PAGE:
When I • O (the third alternative) is true, each of the conjuncts, namely I and O, are true. Therefore, A which is the contradictory of O is false and likewise E, the contradictory of I. Since A and E are each false, it would follow that E • A is false.

But the difficulty is with the fourth lemma, since E and A, being contraries, cannot both be true. Even if we assume its truth, then, since each of the conjuncts E and A would be true, the second and first lemmas must also be concurrently true. If so, the fourth lemma is not a logical alternative and Robinson has not proved his contention that the four members are "in a relation of exclusive disjunction."

Robinson,
however, seems to have suspected this when he made the following statement:
"I propose to interpret the fourth alternative as 'No x is A and no x is
not A.' This is true when x is null."[13] If this is what he means, then he has to resolve
the ambiguity in the E and A forms and distinguish between the existential and
non-existential E and
A forms. But on the contrary, Robinson has identified the A form of his fourth
lemma (E • A) with the A form of the first lemma when he says: "Since 'No
x is not A' *equals* 'All x is A', the fourth lemma is a conjunction of
E and A forms."[14] Likewise, he has identified
the E form of the second lemma with the E form of the fourth when he writes
down both as "No x is A."[15]

In order to resolve the contradictions, it is necessary to remove the ambiguities of A and E by clearly distinguishing between the existential and non-existential forms. We may do so and state the existential A and E as ($x) A and ($x) E, respectively.

The analysis of the fourth alternative as the conjunction of the denial of each of the conjuncts of the third alternative also appears to be defective. For the fourth alternative is a denial of the first two alternatives as well. In fact, the form of the language seems to suggest this, when we take the non-quantified

13. Ibid., p. 302.

14. Early Maadhyamika in India and China, p.57. (Italics mine.)

15. Ibid.

p. 76

examples, which are the only examples given in the early Pali texts. The usual linguistic form is "S is neither P nor non-P," which appears to be a denial of a disjunction consisting of "S is P" and "S is non-P," i.e., it is neither the case that "S is P" nor that "S is non-P." But the linguistic form is not perfect and does not manifest the exact logical form, since the proposition is a denial of a disjunction of not only the first two alternatives but of the third alternative as well. We shall therefore symbolize it in that form. When we do so and also remove the ambiguities of A and E, the logical alternatives of the logic of four alternatives, using quantified propositions, may be stated as follows:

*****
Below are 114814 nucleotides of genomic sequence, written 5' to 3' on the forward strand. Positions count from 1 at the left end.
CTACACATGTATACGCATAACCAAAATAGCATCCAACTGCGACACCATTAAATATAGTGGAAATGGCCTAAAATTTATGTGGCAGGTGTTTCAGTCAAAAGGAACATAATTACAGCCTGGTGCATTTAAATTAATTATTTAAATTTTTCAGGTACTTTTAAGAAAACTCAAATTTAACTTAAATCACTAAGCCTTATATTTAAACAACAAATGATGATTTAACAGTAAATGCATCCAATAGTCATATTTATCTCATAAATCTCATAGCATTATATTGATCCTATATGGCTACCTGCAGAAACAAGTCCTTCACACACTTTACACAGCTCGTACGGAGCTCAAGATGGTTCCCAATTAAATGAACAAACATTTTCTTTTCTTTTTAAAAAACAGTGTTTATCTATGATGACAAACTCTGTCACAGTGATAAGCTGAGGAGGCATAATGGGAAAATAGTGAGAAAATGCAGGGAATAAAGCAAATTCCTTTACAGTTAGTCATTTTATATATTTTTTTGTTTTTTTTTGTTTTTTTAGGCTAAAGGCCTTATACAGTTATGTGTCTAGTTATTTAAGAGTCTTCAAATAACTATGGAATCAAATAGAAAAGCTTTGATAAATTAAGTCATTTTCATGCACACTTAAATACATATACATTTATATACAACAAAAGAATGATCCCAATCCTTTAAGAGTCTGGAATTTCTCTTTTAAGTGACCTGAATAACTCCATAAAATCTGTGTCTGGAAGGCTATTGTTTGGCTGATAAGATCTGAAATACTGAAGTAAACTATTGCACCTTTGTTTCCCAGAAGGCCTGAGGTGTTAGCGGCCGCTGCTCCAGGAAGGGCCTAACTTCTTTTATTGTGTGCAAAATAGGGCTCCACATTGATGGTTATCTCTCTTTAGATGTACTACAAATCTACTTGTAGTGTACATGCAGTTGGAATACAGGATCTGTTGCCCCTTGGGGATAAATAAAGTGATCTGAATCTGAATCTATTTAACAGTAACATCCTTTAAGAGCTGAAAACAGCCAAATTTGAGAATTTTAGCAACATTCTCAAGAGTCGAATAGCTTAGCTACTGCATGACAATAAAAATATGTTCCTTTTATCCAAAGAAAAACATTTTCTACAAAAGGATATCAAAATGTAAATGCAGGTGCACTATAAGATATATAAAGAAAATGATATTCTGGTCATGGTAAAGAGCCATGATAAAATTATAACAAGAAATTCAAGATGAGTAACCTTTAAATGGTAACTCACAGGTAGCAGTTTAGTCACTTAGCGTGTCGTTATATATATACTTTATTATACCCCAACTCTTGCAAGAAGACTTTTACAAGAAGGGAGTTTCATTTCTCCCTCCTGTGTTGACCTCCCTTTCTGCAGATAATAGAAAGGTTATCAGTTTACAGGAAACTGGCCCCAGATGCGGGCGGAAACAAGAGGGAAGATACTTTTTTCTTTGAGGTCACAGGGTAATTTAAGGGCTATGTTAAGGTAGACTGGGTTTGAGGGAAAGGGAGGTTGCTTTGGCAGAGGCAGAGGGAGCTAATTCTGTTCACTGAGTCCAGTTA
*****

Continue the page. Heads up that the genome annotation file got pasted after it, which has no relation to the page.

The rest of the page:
(1) ($x) A

(2) ($x) E

(3) ($x) I • O

(4) －[($x) A v ($x) E v ($x) I • O]

It can now be shown that each of these is a logical alternative. We have already seen that when (1) is true, (2) and (3) are false. When (1) is true, the fourth alternative is also false, viz.:

Likewise, it can be shown that when the second and third alternatives are each true, the rest are false. With regard to the fourth alternative, it can be shown that when it is true, each of the other alternatives is necessarily false:

The question may be raised as to the conditions under which it is true. It is evident that when the whole expression is true, the disjunction is false. This is so when each of the disjuncts is false. Each of the disjuncts is false when each is non-existential, or, in other words, there are no fx's, viz.:

[($x)－(fx•－gx) | •($ x) | fx]v[($x)－(fx•gx) | •($ x) | fx]v{[($x)(fx•gx) | •($ x) | fx] | •[($ x)(fx•－gx) | •($x) | fx]} |

F | F | F | F | F | F | F | F | F |

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We have now shown that when each alternative is true, the others are necessarily false, and also the conditions under which the fourth alternative is true. This means that the alternatives are mutually exclusive. It now remains to be shown that the alternatives are together exhaustive in the sense that at least one of the alternatives must necessarily be true. In other words, the following expression must be necessarily false, which is seen to be the case: